Living on Lummi Island as a young adult and working at the Willows “was very formative,” she said, absorbing the Slow Food culture that was just getting its start in Seattle. She decided to pursue a career in food writing, and attended culinary school at Seattle Central Community College as a way to get there. She met Traunfeld, formerly of the Herbfarm, while writing a Seattle Magazine story, and wound up as a cook in the small team in the Herbfarm kitchen.

Was she ever tempted to ditch writing and stay in the restaurant world? “The beauty of it was — and this was my regret at moving away — I could do both. They were so incredibly compatible,” she said. “You’re working very right brain in the kitchen, and then I would go and be very left brain in my writing.” This was during the dot-com boom years, though, and she and her husband wanted to buy a home and raise a family. They wound up settling in their small community near the wheat farm where he had grown up.

A vegetarian for nearly 20 years before she embraced omnivorism, Curry said it’s ironic that she’s writing a book on meat, though it also fits in with her belief of eating from your own foodshed. On Lummi, she had access to reefnet salmon and wild blackberries. In Seattle she had Pike Place Market and Mutual Fish. Moving inland she had this beef, which she says “looks and cooks, tastes and chews, like no other beef I’ve had before.”

Eating meat of any sort is a volatile topic in some circles, and favoring the more expensive grass-fed beef can be even more explosive.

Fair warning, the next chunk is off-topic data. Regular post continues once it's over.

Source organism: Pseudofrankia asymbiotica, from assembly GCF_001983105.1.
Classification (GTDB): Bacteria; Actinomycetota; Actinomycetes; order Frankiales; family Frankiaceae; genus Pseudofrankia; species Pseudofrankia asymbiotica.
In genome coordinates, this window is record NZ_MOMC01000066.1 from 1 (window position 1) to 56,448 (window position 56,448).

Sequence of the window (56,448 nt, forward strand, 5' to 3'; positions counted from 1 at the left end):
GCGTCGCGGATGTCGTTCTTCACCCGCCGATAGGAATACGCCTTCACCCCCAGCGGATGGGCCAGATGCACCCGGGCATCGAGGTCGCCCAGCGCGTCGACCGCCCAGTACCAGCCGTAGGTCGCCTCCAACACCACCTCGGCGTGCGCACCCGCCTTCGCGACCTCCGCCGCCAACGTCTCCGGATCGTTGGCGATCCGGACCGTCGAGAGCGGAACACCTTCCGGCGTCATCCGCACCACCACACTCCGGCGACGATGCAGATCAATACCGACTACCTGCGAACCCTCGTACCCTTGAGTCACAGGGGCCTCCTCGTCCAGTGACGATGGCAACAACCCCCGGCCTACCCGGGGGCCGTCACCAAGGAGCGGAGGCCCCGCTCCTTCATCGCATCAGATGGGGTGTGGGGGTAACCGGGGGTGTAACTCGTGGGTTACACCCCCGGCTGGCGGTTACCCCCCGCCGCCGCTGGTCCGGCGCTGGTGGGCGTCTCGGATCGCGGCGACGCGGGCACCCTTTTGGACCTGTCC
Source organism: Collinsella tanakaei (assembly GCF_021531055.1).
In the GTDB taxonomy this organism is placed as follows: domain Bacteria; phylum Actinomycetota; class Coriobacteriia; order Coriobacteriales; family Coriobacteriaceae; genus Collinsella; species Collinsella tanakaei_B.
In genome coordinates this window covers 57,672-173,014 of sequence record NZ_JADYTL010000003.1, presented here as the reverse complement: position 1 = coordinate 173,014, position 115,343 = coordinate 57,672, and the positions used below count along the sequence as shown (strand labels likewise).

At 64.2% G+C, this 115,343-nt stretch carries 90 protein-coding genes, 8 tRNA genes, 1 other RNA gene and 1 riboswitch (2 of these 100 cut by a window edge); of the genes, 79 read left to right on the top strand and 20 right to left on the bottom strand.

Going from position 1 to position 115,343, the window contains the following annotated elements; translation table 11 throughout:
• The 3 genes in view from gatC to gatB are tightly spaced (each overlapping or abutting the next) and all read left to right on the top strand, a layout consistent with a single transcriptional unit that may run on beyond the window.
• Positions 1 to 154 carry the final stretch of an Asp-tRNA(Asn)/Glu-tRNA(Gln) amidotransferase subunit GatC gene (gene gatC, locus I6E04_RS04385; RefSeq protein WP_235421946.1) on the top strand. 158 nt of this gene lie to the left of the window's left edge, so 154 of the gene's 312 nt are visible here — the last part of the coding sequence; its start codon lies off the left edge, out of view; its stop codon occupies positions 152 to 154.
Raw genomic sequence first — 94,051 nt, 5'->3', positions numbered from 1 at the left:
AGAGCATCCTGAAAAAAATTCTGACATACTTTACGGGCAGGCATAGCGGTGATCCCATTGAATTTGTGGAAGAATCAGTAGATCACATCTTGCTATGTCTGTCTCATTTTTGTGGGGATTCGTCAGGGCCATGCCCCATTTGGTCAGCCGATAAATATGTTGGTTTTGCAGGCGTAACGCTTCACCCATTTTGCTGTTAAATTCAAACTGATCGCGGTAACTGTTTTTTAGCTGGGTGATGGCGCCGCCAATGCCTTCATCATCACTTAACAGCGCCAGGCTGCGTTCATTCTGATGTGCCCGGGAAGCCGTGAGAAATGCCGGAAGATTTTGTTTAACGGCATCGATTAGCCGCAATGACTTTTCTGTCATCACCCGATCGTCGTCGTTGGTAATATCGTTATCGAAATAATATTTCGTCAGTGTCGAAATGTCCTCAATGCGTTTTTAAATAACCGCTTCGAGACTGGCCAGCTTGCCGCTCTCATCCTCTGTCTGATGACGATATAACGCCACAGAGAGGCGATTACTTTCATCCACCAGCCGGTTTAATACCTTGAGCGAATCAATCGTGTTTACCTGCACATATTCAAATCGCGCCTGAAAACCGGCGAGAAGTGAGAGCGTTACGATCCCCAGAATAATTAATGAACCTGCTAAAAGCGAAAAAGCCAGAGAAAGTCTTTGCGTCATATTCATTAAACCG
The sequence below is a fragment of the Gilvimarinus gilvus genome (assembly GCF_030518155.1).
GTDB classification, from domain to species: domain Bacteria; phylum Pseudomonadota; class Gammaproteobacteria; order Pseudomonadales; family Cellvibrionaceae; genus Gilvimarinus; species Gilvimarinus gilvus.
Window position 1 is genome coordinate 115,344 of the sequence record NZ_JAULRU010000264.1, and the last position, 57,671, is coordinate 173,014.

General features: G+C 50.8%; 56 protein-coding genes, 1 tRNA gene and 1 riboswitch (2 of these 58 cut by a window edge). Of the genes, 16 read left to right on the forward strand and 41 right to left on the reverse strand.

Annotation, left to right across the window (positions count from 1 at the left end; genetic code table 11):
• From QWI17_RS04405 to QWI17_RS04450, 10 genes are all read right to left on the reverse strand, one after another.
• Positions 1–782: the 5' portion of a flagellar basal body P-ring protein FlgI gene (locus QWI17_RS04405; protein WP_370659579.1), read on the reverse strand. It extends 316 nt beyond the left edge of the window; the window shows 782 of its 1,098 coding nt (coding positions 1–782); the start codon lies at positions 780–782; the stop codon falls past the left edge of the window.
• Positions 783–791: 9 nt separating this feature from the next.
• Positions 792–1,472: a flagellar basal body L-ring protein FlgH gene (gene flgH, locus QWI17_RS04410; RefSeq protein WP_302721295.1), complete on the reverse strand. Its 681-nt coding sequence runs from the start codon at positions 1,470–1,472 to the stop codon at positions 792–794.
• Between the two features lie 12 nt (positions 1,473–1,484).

The debate about whether we should eat any meat is significant, Curry said, but “clearly, 95 percent of us are eating meat. I felt like the question is, ‘How are we producing that meat?’ I wanted to depict it as accurately and as possible so people can make informed decisions.”

It wasn’t easy. She sent her first draft to a rancher friend, who read a paragraph on commodity meat and told her “Your language is so biased.” She had to rewrite and rewrite again, relying on her background as an educational researcher, to make it as neutral and factual as she could. In her own community, at least, she can see the difference.

“There are a lot of things that need to happen on the policy end in the bigger-picture stuff that maybe we don’t feel powerful enough to affect. But those everyday buying decisions make a huge difference in the lives of the ranchers I know…

“As I was leaving on Thursday I was driving out of the valley, and the snow is just perfectly covering the mountains, the rivers are starting to flow, I recognized (cows in the fields). I know the cattle breeds, I know some of the herds, who their owners are…I stopped at a fast-food place that’s been there at least two generations…I was able to order a grass-fed burger. I had to pay $2 more, but… that’s a tremendous change, that I can eat local meat in my own community.”

In the end that’s her message, that “food is place-based… It’s connected to a place and it’s connected to the people who are involved at every step of production.”

Beef, in particular, is so much larger by scale than any other animal we eat, and takes on a larger role. Every step in the production process to make it delicious requires people who care, she said, “from the rancher who raises it to the slaughterer to the butcher to even the retailer.

“Everyone has a hand in creating the quality.”

Photo courtesy of Lynne Curry